Compliance to Advisory – Making the Switch

switchActually becoming a ‘trusted advisor' is easier said than done.

For example, here's a request that came in from a fellow bookkeeper recently…

“I was wondering if you have ever considered doing a topic on how to provide the value data from the financial statements.

I struggle with that and would like to be able to do that. I'm going to look into Finagraph but was just wondering if you would have any more ideas to share.”

She's not alone. Maybe you've felt the same way! There's definitely a difference between knowing how to prepare financial statements for our clients and analyzing what the numbers mean. In fact, that's the same struggle our clients have… and why they often ignore the financial reports altogether!

Yet all our efforts to keep the books clean should not solely be so that the client has what they need to submit tax returns after the close of the year. We can provide so much more value to our clients…

  • Assess the financial health of their business…
  • Help identify positive or negative trends…
  • Forecast what demands there will be on cash flow…

… and MUCH more!

The best part is, providing analytical and strategic services for our clients, based on the information contained in the bookkeeping records and financial reports is not difficult, and can be extremely valuable from our clients' perspective.

So how do you bridge the gap between compliance and advisory for a win-win result?

For one, we can use the tools that are readily available to us. As our colleague mentioned above, there are online analytical tools, such as Finagraph and a host of others, that can be useful in producing graphical information to our clients. Many of the software providers also include some training on how to use these tools effectively.

But not all clients will readily recognize the value of even colorful graphs and charts that show improvement or danger signs from their historical information. This is especially true of very small businesses. Financial discussions of KPIs and cost to equity ratios are too far over their heads to be useful.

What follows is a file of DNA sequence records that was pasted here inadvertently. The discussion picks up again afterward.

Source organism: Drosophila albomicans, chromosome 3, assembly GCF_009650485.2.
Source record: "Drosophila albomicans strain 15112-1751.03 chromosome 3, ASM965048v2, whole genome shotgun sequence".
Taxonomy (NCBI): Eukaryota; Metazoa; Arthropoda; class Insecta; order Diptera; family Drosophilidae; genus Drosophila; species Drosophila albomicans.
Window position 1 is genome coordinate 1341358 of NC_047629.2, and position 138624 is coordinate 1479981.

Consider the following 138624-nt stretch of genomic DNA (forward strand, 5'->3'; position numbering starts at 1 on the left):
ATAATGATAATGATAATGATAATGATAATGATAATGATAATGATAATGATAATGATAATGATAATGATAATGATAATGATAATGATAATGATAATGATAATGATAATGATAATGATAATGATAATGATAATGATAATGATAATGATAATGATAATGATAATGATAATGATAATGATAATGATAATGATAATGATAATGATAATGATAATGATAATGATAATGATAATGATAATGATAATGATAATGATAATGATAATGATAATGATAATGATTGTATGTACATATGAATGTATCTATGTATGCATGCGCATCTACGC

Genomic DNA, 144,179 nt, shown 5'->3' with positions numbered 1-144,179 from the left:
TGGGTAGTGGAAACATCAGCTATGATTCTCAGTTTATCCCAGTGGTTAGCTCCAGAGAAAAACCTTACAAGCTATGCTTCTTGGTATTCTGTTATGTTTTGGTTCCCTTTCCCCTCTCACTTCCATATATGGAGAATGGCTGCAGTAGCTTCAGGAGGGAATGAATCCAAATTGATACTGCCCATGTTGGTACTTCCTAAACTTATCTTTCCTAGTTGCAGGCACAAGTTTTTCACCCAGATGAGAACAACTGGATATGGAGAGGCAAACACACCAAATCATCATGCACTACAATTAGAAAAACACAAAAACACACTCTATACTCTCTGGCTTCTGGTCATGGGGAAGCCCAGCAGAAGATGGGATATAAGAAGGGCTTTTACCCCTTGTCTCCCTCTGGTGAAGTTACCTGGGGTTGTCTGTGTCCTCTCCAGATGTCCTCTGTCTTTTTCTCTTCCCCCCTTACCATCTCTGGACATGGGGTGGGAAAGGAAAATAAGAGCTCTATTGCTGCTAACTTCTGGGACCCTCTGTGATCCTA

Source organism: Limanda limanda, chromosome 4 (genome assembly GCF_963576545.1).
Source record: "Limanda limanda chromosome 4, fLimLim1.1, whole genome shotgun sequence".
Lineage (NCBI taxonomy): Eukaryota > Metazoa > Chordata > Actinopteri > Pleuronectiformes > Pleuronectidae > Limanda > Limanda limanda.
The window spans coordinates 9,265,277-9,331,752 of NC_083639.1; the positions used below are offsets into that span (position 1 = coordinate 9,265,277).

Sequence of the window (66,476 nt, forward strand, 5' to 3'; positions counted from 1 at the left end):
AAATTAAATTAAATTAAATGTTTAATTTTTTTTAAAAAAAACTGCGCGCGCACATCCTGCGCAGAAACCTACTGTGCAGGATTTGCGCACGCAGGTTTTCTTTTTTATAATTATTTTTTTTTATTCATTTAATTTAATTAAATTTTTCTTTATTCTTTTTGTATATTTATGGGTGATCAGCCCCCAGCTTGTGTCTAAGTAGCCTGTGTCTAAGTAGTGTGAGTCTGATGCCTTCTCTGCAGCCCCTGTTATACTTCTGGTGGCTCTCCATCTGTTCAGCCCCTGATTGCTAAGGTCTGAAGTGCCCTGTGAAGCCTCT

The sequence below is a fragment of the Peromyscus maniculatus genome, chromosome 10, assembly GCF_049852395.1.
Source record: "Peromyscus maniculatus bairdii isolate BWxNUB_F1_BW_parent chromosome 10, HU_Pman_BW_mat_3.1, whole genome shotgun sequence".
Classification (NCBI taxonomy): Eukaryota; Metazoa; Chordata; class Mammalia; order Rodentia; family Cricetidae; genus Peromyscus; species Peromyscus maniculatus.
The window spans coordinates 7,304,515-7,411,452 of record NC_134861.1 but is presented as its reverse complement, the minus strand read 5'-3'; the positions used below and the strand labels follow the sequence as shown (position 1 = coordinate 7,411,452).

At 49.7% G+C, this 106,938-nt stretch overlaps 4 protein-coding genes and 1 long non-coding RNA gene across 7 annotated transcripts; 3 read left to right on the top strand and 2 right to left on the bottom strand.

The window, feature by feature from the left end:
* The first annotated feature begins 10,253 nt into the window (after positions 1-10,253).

To make it a truly valuable, win-win service, we need to meet our clients where they are and speak about what matters to them most. So what do clients care about? In my experience, they perk up quickly when I mention that I can help them improve their results in three key areas…

1. Increase Cash Flow
2. Increase Profits
3. Reduce Taxes

From a marketing standpoint, the most motivating one is the one that removes pain. One of the biggest pains for nearly all businesses is TAXES. If you can help reduce your clients' tax burden by showing them simple ways to (1) know what their current tax liability is so they can plan and not be blindsided come March or April, and (2) show them how to significantly save on the taxes they owe, they will feel you are an indispensable member of their business success team.

But we are bookkeepers and most of us don't prepare taxes for our clients. Doesn't that mean we are not qualified to help our clients save on taxes? In a word: No.

In fact, I think if you don't prepare taxes it can actually give you an advantage because it helps to protect your client by having two different professionals looking at their situation. You look for savings, and the preparer makes sure it's accurate. That also helps you to build a complementary professional network and collaborate with your clients' tax professionals and build mutually beneficial strategic relationships!